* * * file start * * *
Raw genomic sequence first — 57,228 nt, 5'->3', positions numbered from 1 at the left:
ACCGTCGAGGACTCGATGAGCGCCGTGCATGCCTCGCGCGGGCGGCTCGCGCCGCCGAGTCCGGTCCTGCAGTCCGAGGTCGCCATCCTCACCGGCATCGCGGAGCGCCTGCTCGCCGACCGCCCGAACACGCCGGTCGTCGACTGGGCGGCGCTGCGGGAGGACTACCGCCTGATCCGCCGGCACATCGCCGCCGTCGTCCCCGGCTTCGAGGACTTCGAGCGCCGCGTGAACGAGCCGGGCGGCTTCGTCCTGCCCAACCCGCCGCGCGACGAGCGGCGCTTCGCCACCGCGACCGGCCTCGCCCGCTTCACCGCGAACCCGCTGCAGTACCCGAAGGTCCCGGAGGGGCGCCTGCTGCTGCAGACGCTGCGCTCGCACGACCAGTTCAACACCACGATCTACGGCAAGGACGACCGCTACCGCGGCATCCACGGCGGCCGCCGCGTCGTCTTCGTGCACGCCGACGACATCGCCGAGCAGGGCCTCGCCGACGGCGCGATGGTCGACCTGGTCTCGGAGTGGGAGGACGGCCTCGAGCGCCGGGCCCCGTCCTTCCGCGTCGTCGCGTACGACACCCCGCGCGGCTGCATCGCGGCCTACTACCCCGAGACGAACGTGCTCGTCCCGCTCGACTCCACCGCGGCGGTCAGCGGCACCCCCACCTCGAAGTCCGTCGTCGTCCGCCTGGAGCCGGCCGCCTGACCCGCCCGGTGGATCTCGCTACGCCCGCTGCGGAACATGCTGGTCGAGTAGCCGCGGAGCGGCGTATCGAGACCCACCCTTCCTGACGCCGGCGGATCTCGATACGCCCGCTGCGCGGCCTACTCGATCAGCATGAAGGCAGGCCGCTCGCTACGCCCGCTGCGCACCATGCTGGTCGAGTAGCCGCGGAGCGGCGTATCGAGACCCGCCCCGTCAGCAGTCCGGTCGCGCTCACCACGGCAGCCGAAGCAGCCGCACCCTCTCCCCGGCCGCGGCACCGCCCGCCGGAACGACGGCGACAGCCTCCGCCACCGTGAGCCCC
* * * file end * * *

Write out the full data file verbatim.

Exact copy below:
Raw genomic sequence first — 57,228 nt, 5'->3', positions numbered from 1 at the left:
ACCGTCGAGGACTCGATGAGCGCCGTGCATGCCTCGCGCGGGCGGCTCGCGCCGCCGAGTCCGGTCCTGCAGTCCGAGGTCGCCATCCTCACCGGCATCGCGGAGCGCCTGCTCGCCGACCGCCCGAACACGCCGGTCGTCGACTGGGCGGCGCTGCGGGAGGACTACCGCCTGATCCGCCGGCACATCGCCGCCGTCGTCCCCGGCTTCGAGGACTTCGAGCGCCGCGTGAACGAGCCGGGCGGCTTCGTCCTGCCCAACCCGCCGCGCGACGAGCGGCGCTTCGCCACCGCGACCGGCCTCGCCCGCTTCACCGCGAACCCGCTGCAGTACCCGAAGGTCCCGGAGGGGCGCCTGCTGCTGCAGACGCTGCGCTCGCACGACCAGTTCAACACCACGATCTACGGCAAGGACGACCGCTACCGCGGCATCCACGGCGGCCGCCGCGTCGTCTTCGTGCACGCCGACGACATCGCCGAGCAGGGCCTCGCCGACGGCGCGATGGTCGACCTGGTCTCGGAGTGGGAGGACGGCCTCGAGCGCCGGGCCCCGTCCTTCCGCGTCGTCGCGTACGACACCCCGCGCGGCTGCATCGCGGCCTACTACCCCGAGACGAACGTGCTCGTCCCGCTCGACTCCACCGCGGCGGTCAGCGGCACCCCCACCTCGAAGTCCGTCGTCGTCCGCCTGGAGCCGGCCGCCTGACCCGCCCGGTGGATCTCGCTACGCCCGCTGCGGAACATGCTGGTCGAGTAGCCGCGGAGCGGCGTATCGAGACCCACCCTTCCTGACGCCGGCGGATCTCGATACGCCCGCTGCGCGGCCTACTCGATCAGCATGAAGGCAGGCCGCTCGCTACGCCCGCTGCGCACCATGCTGGTCGAGTAGCCGCGGAGCGGCGTATCGAGACCCGCCCCGTCAGCAGTCCGGTCGCGCTCACCACGGCAGCCGAAGCAGCCGCACCCTCTCCCCGGCCGCGGCACCGCCCGCCGGAACGACGGCGACAGCCTCCGCCACCGTGAGCCCC